Sunday, February 24, 2008
Saturday, February 23, 2008
Wednesday, February 20, 2008
Sunday, February 17, 2008
Saturday, February 16, 2008
If it looks good - Shoot It ! Today I went ski-dooing with my neighbour, Dave and his brothers. It was a generally dull day and the country looked a bit be-draggled after a recent thaw. Rains had cut down the snow and I was not inspired to photograph the landscape. Just as we were getting back to the truck, nature suddenly staged a grand sunset and I shot these unplanned images.
Thursday, February 14, 2008
Fishing boat images in Newfoundland have become cliche. Every Tom, Dick and Harry with a camera takes pictures of boats. I, too, am afflicted with this malady and cannot resist photographing a boat moored peacefully near a fishing stage on calm reflective water. The Newfoundland fishing boat is as much a cultural icon as the grain elevator of Saskatchewan.
This historical heritage home is found in Newtown, Bonavista Bay and was originally built for Captain Benjamin Barbour and his family of nine sons and two daughters in 1875.
Although Benjamin Barbour himself was not involved in the sealing industry, the rest of his family were involved. Fourteen of the descendants of Benjamin Barbour became captains and ten of those were sealing captains. The Barbours were considered one of the most prominent sealing families in Bonavista Bay.
The Barbour Home is typical of the larger merchant houses built in many Newfoundland communities in the latter part of the nineteenth century. The interior also has 32 rooms including 12 bedrooms, two dining rooms, one upstairs parlour and two kitchens.
The house was owned for a number of years by Benjamin Barbour's grandson, the late Captain Carl Barbour, who used it primarily as a summer home.
The Heritage Trust currently uses the house as a museum, preserving many of the artifacts and furniture for visitors to see, although the Barbour family still have access to the home for their own use.
Little is known about the Sleepy Cove copper mine but today's visitor can still find remnants of the abandoned mining equipment scattered about green meadows near the village of Crow Head on Twillingate Island. The mine was staked in the early 1900's. Of the three ships that arrived to remove the ore, one carried 560 tons to an unknown destination, the second abandoned loading when high winds drove it on the rocks and the third took ore to New York where it remained unclaimed. The mine closed in 1917, having been a bust !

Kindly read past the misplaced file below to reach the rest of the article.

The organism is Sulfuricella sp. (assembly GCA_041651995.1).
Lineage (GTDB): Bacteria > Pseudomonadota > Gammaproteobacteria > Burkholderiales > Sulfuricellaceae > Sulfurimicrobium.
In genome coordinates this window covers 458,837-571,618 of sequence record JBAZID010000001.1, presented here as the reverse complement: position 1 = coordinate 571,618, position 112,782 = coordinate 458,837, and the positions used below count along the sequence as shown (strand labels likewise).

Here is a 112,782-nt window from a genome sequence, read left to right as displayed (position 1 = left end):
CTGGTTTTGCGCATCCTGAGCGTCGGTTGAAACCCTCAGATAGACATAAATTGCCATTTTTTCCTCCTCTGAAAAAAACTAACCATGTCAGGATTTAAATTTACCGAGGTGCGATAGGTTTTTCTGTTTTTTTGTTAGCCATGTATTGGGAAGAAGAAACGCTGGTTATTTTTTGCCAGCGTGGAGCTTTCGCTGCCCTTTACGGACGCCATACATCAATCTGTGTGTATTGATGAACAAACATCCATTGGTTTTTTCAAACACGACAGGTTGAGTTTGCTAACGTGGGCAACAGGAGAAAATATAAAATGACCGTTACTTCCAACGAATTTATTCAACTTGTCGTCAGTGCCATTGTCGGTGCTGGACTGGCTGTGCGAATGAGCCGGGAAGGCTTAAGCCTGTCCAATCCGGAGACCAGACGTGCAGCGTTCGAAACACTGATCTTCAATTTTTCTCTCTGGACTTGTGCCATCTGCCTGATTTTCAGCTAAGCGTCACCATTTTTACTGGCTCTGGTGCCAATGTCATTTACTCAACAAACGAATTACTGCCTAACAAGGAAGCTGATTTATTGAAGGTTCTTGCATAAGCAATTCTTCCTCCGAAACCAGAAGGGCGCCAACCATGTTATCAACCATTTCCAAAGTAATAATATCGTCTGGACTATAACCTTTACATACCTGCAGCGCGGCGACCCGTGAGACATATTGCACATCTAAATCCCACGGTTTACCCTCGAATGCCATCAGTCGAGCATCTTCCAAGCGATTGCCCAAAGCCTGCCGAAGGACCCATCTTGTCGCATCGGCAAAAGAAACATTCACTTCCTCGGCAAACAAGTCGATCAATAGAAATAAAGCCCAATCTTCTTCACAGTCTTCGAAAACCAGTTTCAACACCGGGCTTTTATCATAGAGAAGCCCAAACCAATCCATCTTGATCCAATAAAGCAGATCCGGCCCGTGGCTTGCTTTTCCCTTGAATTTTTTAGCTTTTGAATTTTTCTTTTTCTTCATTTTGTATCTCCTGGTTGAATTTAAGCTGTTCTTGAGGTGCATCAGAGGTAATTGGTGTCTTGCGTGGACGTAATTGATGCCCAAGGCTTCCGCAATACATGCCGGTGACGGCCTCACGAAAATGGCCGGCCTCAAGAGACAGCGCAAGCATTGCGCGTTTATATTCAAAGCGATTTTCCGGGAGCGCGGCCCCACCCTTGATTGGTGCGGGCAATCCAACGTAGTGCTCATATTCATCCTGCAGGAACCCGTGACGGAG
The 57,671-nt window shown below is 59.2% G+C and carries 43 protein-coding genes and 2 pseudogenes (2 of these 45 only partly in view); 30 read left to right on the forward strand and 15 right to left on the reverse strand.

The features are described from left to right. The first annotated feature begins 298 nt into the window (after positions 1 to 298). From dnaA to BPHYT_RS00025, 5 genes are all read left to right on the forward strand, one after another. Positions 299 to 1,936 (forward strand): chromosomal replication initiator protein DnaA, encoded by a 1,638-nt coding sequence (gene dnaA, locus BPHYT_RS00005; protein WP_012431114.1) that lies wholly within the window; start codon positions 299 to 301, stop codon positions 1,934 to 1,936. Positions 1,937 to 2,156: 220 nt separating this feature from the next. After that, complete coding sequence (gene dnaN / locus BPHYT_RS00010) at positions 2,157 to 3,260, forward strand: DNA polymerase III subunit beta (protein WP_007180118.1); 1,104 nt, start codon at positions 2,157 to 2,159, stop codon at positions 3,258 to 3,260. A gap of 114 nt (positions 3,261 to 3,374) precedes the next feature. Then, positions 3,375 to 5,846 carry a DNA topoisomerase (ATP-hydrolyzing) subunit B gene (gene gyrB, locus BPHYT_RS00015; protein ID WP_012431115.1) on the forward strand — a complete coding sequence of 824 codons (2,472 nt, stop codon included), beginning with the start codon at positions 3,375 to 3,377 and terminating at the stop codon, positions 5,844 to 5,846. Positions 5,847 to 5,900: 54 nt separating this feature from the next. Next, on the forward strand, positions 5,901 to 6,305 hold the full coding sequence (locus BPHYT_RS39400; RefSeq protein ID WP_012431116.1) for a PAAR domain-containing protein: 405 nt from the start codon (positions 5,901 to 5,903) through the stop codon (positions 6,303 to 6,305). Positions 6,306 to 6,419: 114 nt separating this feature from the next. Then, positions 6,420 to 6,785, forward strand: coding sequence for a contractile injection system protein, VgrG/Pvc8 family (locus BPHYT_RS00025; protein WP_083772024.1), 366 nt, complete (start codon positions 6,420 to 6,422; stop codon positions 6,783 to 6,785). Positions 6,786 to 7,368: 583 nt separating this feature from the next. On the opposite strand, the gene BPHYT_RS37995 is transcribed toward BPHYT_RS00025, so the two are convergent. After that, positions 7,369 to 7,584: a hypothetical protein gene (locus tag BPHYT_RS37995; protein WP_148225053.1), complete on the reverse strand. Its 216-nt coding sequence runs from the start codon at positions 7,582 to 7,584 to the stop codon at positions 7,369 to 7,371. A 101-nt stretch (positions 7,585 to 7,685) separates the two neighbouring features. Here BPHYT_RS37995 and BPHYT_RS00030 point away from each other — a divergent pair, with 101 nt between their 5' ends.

Monday, February 11, 2008
This old merchant's premises in Morton's Harbour echoes with the ghosts of another era. Looking through the shattered windows I could see oil lanterns, flat irons, fish tubs and myriad other sundry items, including the remains of a horse drawn sleigh tucked away in a far corner.
"In the late spring 'trapmen' would be busy in their 'store lofts' mending the nets....it was an area where cod traps, trawls and other fishing equipment were stored in winter, and where dry fish was stored during the curing process in late summer and early fall. The loft usually cantained a small stove for warmth."
Saturday, February 09, 2008
World -famous photographer, Yousuf Karsh came to Newfoundland in 1949, shortly after confederation and revisited the island in 1954. One of the photos that Karsh took in 1954 was of Billy Parsons who worked in the iron ore mines of Bell Island for fifty years. The photograph of Billy was the inspiration for the giant mural painted on the brick wall of a building in Wabana, the main community on the island.
Sunday, February 03, 2008
My hometown of Deer Lake received its name from the lake you can see in the background of this vintage photo. The first European settlers who came here, not having seen caribou before, called them "deer". Caribou could be seen crossing the lake from north to south in great numbers on their annual migration south; hence the name Deer Lake. As Mrs. Adella Boyle recalls, "When I came here in 1925, there were huge herds of caribou and deer. You could watch them cross the lake. As the first of the herd would reach the opposite bank, the last of the herd was just entering the water."
On the right side of Chapel Hill Road looking towards the lake, log cabins were built for the employees of the power plant operated by the Newfoundland Pulp and Paper Company. You can just see the front of the closest cabin - "Wilton's Cabin". In the 1960's these cabins were stll standing but you could not tell them from regular houses because they were clapboarded over.